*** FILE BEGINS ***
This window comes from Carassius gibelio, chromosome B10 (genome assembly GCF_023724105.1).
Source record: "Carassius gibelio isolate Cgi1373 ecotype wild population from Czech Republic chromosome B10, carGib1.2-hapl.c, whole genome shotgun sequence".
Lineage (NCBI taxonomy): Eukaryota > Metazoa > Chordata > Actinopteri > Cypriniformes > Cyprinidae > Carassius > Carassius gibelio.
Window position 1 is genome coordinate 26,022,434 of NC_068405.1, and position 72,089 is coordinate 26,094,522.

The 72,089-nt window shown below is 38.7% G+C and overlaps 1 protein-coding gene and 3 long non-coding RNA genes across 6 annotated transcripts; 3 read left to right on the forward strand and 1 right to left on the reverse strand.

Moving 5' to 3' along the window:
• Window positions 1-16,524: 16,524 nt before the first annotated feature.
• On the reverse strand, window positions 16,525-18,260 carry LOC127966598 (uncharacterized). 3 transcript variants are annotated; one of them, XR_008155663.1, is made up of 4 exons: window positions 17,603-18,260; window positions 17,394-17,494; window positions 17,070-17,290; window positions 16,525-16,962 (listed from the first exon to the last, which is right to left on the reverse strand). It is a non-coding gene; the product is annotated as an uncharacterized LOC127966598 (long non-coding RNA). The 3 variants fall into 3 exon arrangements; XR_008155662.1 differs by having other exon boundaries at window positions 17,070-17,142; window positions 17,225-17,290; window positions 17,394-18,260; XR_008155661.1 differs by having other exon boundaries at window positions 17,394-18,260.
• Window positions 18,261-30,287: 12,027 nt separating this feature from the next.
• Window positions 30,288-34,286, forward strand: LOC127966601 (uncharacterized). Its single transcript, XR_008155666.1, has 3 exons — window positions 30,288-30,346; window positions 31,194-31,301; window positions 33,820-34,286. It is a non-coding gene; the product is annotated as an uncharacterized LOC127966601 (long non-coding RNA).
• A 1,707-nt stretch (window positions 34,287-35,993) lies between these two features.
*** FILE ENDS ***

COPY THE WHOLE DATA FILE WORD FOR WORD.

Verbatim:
This window comes from Carassius gibelio, chromosome B10 (genome assembly GCF_023724105.1).
Source record: "Carassius gibelio isolate Cgi1373 ecotype wild population from Czech Republic chromosome B10, carGib1.2-hapl.c, whole genome shotgun sequence".
Lineage (NCBI taxonomy): Eukaryota > Metazoa > Chordata > Actinopteri > Cypriniformes > Cyprinidae > Carassius > Carassius gibelio.
Window position 1 is genome coordinate 26,022,434 of NC_068405.1, and position 72,089 is coordinate 26,094,522.

The 72,089-nt window shown below is 38.7% G+C and overlaps 1 protein-coding gene and 3 long non-coding RNA genes across 6 annotated transcripts; 3 read left to right on the forward strand and 1 right to left on the reverse strand.

Moving 5' to 3' along the window:
• Window positions 1-16,524: 16,524 nt before the first annotated feature.
• On the reverse strand, window positions 16,525-18,260 carry LOC127966598 (uncharacterized). 3 transcript variants are annotated; one of them, XR_008155663.1, is made up of 4 exons: window positions 17,603-18,260; window positions 17,394-17,494; window positions 17,070-17,290; window positions 16,525-16,962 (listed from the first exon to the last, which is right to left on the reverse strand). It is a non-coding gene; the product is annotated as an uncharacterized LOC127966598 (long non-coding RNA). The 3 variants fall into 3 exon arrangements; XR_008155662.1 differs by having other exon boundaries at window positions 17,070-17,142; window positions 17,225-17,290; window positions 17,394-18,260; XR_008155661.1 differs by having other exon boundaries at window positions 17,394-18,260.
• Window positions 18,261-30,287: 12,027 nt separating this feature from the next.
• Window positions 30,288-34,286, forward strand: LOC127966601 (uncharacterized). Its single transcript, XR_008155666.1, has 3 exons — window positions 30,288-30,346; window positions 31,194-31,301; window positions 33,820-34,286. It is a non-coding gene; the product is annotated as an uncharacterized LOC127966601 (long non-coding RNA).
• A 1,707-nt stretch (window positions 34,287-35,993) lies between these two features.